Baltimore County prosecutor ready for campaign trail

Bailey seeking to succeed State's Attorney O'Connor

July 22, 2005|By Lisa Goldberg | Lisa Goldberg,SUN STAFF

Stephen Bailey cut his legal teeth in the Baltimore County state's attorney's office.

It is where he learned about criminal law firsthand, where he tried his first capital murder case, where he made his way up the ranks - eventually becoming one of two top deputies to State's Attorney Sandra A. O'Connor.

After 19 years, he said, he was content to toil just beneath the top job in a place where attorneys were known to arrive and nest for years.

"I could have easily served four more years as Sandy's deputy, and life would be fulfilling," he said recently.

With O'Connor's decision to retire at the end of her term next year, though, Bailey, a Republican, has decided to vie for the top spot in an organization that has nurtured him and his prosecutorial beliefs since his last days as a law student at the University of Baltimore.

His announcement July 13 that he is running for state's attorney in 2006 came with a promise of continuity - of the same high standards for prosecutors, of the same tough-on-crime-and-criminals policies that the office has become known for during O'Connor's three decades in office.

For some, more of the same is an attractive idea.

"He certainly is a worthy successor," said Gary S. Bernstein, a Towson defense attorney. "It makes no sense to change."

But for others, the idea that O'Connor's most debated policy - that of seeking the death penalty in all eligible murder cases save those that fit narrowly drawn exceptions - could survive her departure if Bailey is elected was distressing news.

"That's a major disappointment," said Fred Warren Bennett, who represented Steven Oken, the last inmate to be executed in Maryland. "I was hoping her leaving would end that policy."

Still, Bennett said, Bailey is a good attorney and well-respected.

A Wilmington, Mass., native, Bailey, 42, was in law school when he interviewed for a clerkship in the state's attorney's office in 1986.

That clerkship turned into a prosecutor's job the next year, and within months he was sitting as second chair in a death penalty case - that of Kenneth Collins, who was convicted in 1988 in the robbery and fatal shooting of bank executive Wayne L. Breeden.

Despite his youth, Bailey gave one of the arguments in the case.

"I remember thinking, `Gosh, [the senior prosecutor] must have a lot of faith in him because he's so young and green,' " said Maggie Schilder, Breeden's widow. "It was a beautiful argument - what he said and the way he said it."

But the Collins case was not easy for Bailey, and he asked O'Connor not to assign him any more capital cases for the near term.

"It's sort of an awesome responsibility to stand up in front of a jury and make an argument that somebody ... should be punished by a sentence of death," he said.

But after two years of trying serious cases and hearing victims' concerns, he said he changed his mind.

He would go on to try more murder and capital cases and earn a reputation in the process as that of a thorough, studied prosecutor who could make seamless arguments to judges and juries, said S. Ann Brobst, chief of the office's Circuit Court division.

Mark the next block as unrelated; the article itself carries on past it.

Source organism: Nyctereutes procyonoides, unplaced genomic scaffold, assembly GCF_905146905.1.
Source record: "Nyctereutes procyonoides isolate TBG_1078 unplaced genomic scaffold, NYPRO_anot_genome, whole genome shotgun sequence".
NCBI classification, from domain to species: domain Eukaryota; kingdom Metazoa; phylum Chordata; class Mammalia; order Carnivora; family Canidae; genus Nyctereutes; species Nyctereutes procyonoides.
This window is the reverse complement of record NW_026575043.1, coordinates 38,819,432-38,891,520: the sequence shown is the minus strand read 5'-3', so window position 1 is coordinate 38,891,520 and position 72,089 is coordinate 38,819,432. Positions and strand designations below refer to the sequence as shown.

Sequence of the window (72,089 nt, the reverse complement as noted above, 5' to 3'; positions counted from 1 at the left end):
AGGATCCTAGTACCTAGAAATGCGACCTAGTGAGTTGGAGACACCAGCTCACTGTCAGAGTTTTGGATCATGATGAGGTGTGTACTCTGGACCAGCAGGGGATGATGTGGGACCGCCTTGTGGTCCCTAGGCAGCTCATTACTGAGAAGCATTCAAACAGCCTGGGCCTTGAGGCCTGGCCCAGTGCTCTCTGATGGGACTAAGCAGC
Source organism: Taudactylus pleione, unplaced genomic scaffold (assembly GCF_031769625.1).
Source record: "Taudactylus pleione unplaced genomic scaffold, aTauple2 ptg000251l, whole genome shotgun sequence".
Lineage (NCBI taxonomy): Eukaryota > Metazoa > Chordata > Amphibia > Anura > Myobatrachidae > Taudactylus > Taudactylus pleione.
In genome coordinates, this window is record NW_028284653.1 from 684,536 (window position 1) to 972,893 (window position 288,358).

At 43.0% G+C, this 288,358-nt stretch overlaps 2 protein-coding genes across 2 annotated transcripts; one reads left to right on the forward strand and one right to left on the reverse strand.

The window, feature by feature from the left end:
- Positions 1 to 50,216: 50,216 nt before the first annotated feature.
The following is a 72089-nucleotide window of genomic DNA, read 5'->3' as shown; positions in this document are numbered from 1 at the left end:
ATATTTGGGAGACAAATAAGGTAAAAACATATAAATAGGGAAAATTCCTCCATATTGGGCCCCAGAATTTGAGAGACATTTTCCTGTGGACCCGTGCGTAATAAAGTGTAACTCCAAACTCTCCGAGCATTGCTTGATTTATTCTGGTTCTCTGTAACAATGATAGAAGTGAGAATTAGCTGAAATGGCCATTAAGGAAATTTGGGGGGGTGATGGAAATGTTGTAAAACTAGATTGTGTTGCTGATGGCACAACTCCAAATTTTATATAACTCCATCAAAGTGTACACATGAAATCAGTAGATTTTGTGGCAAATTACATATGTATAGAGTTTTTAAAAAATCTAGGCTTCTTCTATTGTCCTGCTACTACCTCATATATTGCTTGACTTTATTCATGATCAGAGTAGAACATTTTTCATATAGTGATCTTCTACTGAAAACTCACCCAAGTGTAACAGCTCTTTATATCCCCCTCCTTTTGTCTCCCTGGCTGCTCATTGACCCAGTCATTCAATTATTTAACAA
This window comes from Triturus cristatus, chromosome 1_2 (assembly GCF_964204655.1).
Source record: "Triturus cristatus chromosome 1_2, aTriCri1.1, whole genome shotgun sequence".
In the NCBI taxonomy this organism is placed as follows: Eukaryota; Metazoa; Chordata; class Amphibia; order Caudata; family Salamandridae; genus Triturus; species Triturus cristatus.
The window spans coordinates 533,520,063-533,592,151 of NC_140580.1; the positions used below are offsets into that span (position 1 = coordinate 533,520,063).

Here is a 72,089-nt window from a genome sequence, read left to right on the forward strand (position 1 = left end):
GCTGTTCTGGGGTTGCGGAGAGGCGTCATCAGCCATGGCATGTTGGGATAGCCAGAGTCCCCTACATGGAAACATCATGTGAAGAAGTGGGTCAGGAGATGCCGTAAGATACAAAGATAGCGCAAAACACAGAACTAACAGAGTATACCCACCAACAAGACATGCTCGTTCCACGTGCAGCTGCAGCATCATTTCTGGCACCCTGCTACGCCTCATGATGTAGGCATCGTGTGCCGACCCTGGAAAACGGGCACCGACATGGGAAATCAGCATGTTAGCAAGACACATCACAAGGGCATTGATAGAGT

"He's firing all his pistons," she said. "His arguments are not only very well organized, ... but he can just be mesmerizing."

By late 1993, when O'Connor was looking for someone to create a unit to handle the office's domestic violence cases, Bailey was her choice for the job.

He spent the next eight years leading domestic-violence prosecutions, learning the issues, educating officials and training police and others how to strengthen cases to try to keep them from falling apart when the victims decided they no longer wanted to testify against the men who had hurt them.

"It was a place where, if you were willing to invest yourself in these cases, you could make a difference in people's lives," Bailey said.

When O'Connor's longtime deputy, Howard Merker, retired in 2001, she turned to Bailey to fill that role, as well.

"Howard was just so good with the staff. That's what I was truly trying to replace, and Steve has that personality and that patience," she said. "He's somebody I wanted when I wasn't there to be speaking for me to the public."

And when she decided to retire, O'Connor put her faith - and her endorsement - squarely behind Bailey.

Bailey, a father of three and member of Timonium's Grace Fellowship Church, said he knows the next 16 months on the campaign trail will be a challenge for a self-described homebody with no political experience.

But, he said, he believes Baltimore County residents want more of the same from their state's attorney's office. After 19 years under O'Connor's tutelage, he said, he is ready to step into her shoes.

"What a great position to run for," he said. "I get to remind people of all the super things Sandy's done for them, how I played a role, and to promise them to keep doing the same work."

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